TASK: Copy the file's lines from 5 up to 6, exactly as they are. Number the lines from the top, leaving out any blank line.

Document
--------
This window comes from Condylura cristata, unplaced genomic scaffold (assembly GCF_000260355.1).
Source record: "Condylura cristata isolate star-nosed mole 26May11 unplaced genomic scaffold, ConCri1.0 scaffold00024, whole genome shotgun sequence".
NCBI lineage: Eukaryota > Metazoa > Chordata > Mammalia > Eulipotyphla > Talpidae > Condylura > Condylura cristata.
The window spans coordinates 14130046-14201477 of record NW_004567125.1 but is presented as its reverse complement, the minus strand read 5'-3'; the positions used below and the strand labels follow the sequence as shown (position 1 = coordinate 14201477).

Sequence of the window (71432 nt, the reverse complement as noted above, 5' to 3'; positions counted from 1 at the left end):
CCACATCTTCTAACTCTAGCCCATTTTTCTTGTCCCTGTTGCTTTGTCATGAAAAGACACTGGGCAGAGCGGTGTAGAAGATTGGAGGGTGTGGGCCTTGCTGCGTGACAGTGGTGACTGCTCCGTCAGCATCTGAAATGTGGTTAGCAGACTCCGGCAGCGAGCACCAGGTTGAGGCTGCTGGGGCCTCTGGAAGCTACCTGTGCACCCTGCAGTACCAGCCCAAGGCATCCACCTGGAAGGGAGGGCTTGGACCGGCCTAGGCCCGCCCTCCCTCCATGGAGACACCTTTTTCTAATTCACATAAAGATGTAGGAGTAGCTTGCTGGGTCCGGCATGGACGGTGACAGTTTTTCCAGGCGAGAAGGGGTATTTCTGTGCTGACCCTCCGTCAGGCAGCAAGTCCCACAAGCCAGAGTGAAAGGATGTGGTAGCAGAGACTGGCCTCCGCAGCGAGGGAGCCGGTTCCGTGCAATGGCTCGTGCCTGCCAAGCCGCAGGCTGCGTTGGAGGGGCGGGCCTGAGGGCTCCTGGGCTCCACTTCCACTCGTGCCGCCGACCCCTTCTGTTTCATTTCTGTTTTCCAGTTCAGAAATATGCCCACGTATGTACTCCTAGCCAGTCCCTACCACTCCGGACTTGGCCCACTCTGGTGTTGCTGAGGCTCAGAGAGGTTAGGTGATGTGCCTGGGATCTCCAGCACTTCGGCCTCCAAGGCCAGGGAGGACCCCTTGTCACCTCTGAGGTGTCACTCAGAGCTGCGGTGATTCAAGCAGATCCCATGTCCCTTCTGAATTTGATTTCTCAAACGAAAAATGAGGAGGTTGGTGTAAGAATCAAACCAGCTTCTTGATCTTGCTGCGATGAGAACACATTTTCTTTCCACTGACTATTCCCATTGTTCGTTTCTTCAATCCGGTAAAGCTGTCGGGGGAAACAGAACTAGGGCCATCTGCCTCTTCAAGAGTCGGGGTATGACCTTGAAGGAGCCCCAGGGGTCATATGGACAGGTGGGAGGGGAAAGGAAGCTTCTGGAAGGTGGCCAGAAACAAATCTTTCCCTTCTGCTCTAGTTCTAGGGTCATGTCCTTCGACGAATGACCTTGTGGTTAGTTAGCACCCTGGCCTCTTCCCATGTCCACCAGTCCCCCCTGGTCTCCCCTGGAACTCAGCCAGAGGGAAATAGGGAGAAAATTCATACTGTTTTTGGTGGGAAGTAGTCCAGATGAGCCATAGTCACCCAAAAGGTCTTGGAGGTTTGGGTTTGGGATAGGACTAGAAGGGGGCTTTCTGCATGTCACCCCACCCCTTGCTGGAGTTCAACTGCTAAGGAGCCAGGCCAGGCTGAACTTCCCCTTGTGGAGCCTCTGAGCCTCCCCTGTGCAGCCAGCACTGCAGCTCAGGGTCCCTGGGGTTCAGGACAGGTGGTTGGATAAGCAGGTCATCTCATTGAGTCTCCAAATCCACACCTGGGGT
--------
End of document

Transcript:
Sequence of the window (71432 nt, the reverse complement as noted above, 5' to 3'; positions counted from 1 at the left end):
CCACATCTTCTAACTCTAGCCCATTTTTCTTGTCCCTGTTGCTTTGTCATGAAAAGACACTGGGCAGAGCGGTGTAGAAGATTGGAGGGTGTGGGCCTTGCTGCGTGACAGTGGTGACTGCTCCGTCAGCATCTGAAATGTGGTTAGCAGACTCCGGCAGCGAGCACCAGGTTGAGGCTGCTGGGGCCTCTGGAAGCTACCTGTGCACCCTGCAGTACCAGCCCAAGGCATCCACCTGGAAGGGAGGGCTTGGACCGGCCTAGGCCCGCCCTCCCTCCATGGAGACACCTTTTTCTAATTCACATAAAGATGTAGGAGTAGCTTGCTGGGTCCGGCATGGACGGTGACAGTTTTTCCAGGCGAGAAGGGGTATTTCTGTGCTGACCCTCCGTCAGGCAGCAAGTCCCACAAGCCAGAGTGAAAGGATGTGGTAGCAGAGACTGGCCTCCGCAGCGAGGGAGCCGGTTCCGTGCAATGGCTCGTGCCTGCCAAGCCGCAGGCTGCGTTGGAGGGGCGGGCCTGAGGGCTCCTGGGCTCCACTTCCACTCGTGCCGCCGACCCCTTCTGTTTCATTTCTGTTTTCCAGTTCAGAAATATGCCCACGTATGTACTCCTAGCCAGTCCCTACCACTCCGGACTTGGCCCACTCTGGTGTTGCTGAGGCTCAGAGAGGTTAGGTGATGTGCCTGGGATCTCCAGCACTTCGGCCTCCAAGGCCAGGGAGGACCCCTTGTCACCTCTGAGGTGTCACTCAGAGCTGCGGTGATTCAAGCAGATCCCATGTCCCTTCTGAATTTGATTTCTCAAACGAAAAATGAGGAGGTTGGTGTAAGAATCAAACCAGCTTCTTGATCTTGCTGCGATGAGAACACATTTTCTTTCCACTGACTATTCCCATTGTTCGTTTCTTCAATCCGGTAAAGCTGTCGGGGGAAACAGAACTAGGGCCATCTGCCTCTTCAAGAGTCGGGGTATGACCTTGAAGGAGCCCCAGGGGTCATATGGACAGGTGGGAGGGGAAAGGAAGCTTCTGGAAGGTGGCCAGAAACAAATCTTTCCCTTCTGCTCTAGTTCTAGGGTCATGTCCTTCGACGAATGACCTTGTGGTTAGTTAGCACCCTGGCCTCTTCCCATGTCCACCAGTCCCCCCTGGTCTCCCCTGGAACTCAGCCAGAGGGAAATAGGGAGAAAATTCATACTGTTTTTGGTGGGAAGTAGTCCAGATGAGCCATAGTCACCCAAAAGGTCTTGGAGGTTTGGGTTTGGGATAGGACTAGAAGGGGGCTTTCTGCATGTCACCCCACCCCTTGCTGGAGTTCAACTGCTAAGGAGCCAGGCCAGGCTGAACTTCCCCTTGTGGAGCCTCTGAGCCTCCCCTGTGCAGCCAGCACTGCAGCTCAGGGTCCCTGGGGTTCAGGACAGGTGGTTGGATAAGCAGGTCATCTCATTGAGTCTCCAAATCCACACCTGGGGT